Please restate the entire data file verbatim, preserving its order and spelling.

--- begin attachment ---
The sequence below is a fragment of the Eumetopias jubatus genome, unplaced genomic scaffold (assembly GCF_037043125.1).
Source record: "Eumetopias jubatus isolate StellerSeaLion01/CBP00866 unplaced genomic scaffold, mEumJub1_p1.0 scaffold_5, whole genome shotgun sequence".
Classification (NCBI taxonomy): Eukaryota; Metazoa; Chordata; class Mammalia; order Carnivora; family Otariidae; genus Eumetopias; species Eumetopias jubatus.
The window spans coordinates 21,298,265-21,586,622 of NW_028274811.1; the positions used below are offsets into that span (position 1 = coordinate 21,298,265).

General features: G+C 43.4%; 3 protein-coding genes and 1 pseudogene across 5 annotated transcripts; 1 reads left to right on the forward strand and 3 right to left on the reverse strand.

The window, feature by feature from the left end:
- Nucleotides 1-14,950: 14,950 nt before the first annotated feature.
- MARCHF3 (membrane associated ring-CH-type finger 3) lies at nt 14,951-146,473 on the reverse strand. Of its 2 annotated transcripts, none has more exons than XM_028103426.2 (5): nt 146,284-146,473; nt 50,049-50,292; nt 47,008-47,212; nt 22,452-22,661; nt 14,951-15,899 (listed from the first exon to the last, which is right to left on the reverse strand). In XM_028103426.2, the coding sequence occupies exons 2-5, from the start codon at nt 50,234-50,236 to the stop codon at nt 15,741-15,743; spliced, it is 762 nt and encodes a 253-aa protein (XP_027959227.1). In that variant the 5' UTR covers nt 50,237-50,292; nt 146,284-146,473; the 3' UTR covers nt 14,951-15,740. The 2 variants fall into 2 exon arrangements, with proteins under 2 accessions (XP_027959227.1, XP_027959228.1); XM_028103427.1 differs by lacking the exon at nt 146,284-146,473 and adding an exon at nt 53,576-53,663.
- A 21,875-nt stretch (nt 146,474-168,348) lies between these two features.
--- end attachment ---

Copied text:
The sequence below is a fragment of the Eumetopias jubatus genome, unplaced genomic scaffold (assembly GCF_037043125.1).
Source record: "Eumetopias jubatus isolate StellerSeaLion01/CBP00866 unplaced genomic scaffold, mEumJub1_p1.0 scaffold_5, whole genome shotgun sequence".
Classification (NCBI taxonomy): Eukaryota; Metazoa; Chordata; class Mammalia; order Carnivora; family Otariidae; genus Eumetopias; species Eumetopias jubatus.
The window spans coordinates 21,298,265-21,586,622 of NW_028274811.1; the positions used below are offsets into that span (position 1 = coordinate 21,298,265).

General features: G+C 43.4%; 3 protein-coding genes and 1 pseudogene across 5 annotated transcripts; 1 reads left to right on the forward strand and 3 right to left on the reverse strand.

The window, feature by feature from the left end:
- Nucleotides 1-14,950: 14,950 nt before the first annotated feature.
- MARCHF3 (membrane associated ring-CH-type finger 3) lies at nt 14,951-146,473 on the reverse strand. Of its 2 annotated transcripts, none has more exons than XM_028103426.2 (5): nt 146,284-146,473; nt 50,049-50,292; nt 47,008-47,212; nt 22,452-22,661; nt 14,951-15,899 (listed from the first exon to the last, which is right to left on the reverse strand). In XM_028103426.2, the coding sequence occupies exons 2-5, from the start codon at nt 50,234-50,236 to the stop codon at nt 15,741-15,743; spliced, it is 762 nt and encodes a 253-aa protein (XP_027959227.1). In that variant the 5' UTR covers nt 50,237-50,292; nt 146,284-146,473; the 3' UTR covers nt 14,951-15,740. The 2 variants fall into 2 exon arrangements, with proteins under 2 accessions (XP_027959227.1, XP_027959228.1); XM_028103427.1 differs by lacking the exon at nt 146,284-146,473 and adding an exon at nt 53,576-53,663.
- A 21,875-nt stretch (nt 146,474-168,348) lies between these two features.